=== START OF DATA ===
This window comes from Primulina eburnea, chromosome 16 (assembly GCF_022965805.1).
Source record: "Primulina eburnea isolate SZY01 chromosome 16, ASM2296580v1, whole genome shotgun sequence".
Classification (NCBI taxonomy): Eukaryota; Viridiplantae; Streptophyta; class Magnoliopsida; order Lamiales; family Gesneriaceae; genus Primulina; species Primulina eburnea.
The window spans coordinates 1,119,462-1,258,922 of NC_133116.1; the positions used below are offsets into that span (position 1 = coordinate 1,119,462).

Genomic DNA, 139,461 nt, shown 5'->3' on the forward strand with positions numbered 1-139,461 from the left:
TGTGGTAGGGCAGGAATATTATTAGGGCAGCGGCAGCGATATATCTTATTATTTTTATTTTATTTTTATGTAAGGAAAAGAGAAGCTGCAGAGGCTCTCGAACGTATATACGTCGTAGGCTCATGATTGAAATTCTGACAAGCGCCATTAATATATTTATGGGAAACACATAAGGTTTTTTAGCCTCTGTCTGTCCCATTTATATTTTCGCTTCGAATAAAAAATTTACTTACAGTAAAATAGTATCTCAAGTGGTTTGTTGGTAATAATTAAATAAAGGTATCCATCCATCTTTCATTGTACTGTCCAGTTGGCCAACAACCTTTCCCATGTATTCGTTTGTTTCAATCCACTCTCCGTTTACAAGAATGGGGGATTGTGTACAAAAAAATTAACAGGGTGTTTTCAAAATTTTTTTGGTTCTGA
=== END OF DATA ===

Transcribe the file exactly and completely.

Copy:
This window comes from Primulina eburnea, chromosome 16 (assembly GCF_022965805.1).
Source record: "Primulina eburnea isolate SZY01 chromosome 16, ASM2296580v1, whole genome shotgun sequence".
Classification (NCBI taxonomy): Eukaryota; Viridiplantae; Streptophyta; class Magnoliopsida; order Lamiales; family Gesneriaceae; genus Primulina; species Primulina eburnea.
The window spans coordinates 1,119,462-1,258,922 of NC_133116.1; the positions used below are offsets into that span (position 1 = coordinate 1,119,462).

Genomic DNA, 139,461 nt, shown 5'->3' on the forward strand with positions numbered 1-139,461 from the left:
TGTGGTAGGGCAGGAATATTATTAGGGCAGCGGCAGCGATATATCTTATTATTTTTATTTTATTTTTATGTAAGGAAAAGAGAAGCTGCAGAGGCTCTCGAACGTATATACGTCGTAGGCTCATGATTGAAATTCTGACAAGCGCCATTAATATATTTATGGGAAACACATAAGGTTTTTTAGCCTCTGTCTGTCCCATTTATATTTTCGCTTCGAATAAAAAATTTACTTACAGTAAAATAGTATCTCAAGTGGTTTGTTGGTAATAATTAAATAAAGGTATCCATCCATCTTTCATTGTACTGTCCAGTTGGCCAACAACCTTTCCCATGTATTCGTTTGTTTCAATCCACTCTCCGTTTACAAGAATGGGGGATTGTGTACAAAAAAATTAACAGGGTGTTTTCAAAATTTTTTTGGTTCTGA